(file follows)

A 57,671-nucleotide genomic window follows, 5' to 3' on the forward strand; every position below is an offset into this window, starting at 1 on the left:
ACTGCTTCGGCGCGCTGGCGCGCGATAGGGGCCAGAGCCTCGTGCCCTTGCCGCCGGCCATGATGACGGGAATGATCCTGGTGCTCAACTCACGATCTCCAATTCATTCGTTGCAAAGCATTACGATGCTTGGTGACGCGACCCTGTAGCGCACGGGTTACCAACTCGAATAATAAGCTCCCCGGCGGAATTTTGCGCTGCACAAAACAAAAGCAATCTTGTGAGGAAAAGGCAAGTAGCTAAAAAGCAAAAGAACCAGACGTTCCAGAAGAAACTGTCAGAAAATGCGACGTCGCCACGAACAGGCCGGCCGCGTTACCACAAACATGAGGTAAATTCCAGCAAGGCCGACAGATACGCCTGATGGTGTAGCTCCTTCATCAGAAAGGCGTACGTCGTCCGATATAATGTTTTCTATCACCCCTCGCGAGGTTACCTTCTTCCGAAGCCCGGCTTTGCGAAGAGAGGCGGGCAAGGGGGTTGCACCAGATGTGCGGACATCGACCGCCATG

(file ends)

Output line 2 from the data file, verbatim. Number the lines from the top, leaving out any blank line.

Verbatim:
ACTGCTTCGGCGCGCTGGCGCGCGATAGGGGCCAGAGCCTCGTGCCCTTGCCGCCGGCCATGATGACGGGAATGATCCTGGTGCTCAACTCACGATCTCCAATTCATTCGTTGCAAAGCATTACGATGCTTGGTGACGCGACCCTGTAGCGCACGGGTTACCAACTCGAATAATAAGCTCCCCGGCGGAATTTTGCGCTGCACAAAACAAAAGCAATCTTGTGAGGAAAAGGCAAGTAGCTAAAAAGCAAAAGAACCAGACGTTCCAGAAGAAACTGTCAGAAAATGCGACGTCGCCACGAACAGGCCGGCCGCGTTACCACAAACATGAGGTAAATTCCAGCAAGGCCGACAGATACGCCTGATGGTGTAGCTCCTTCATCAGAAAGGCGTACGTCGTCCGATATAATGTTTTCTATCACCCCTCGCGAGGTTACCTTCTTCCGAAGCCCGGCTTTGCGAAGAGAGGCGGGCAAGGGGGTTGCACCAGATGTGCGGACATCGACCGCCATG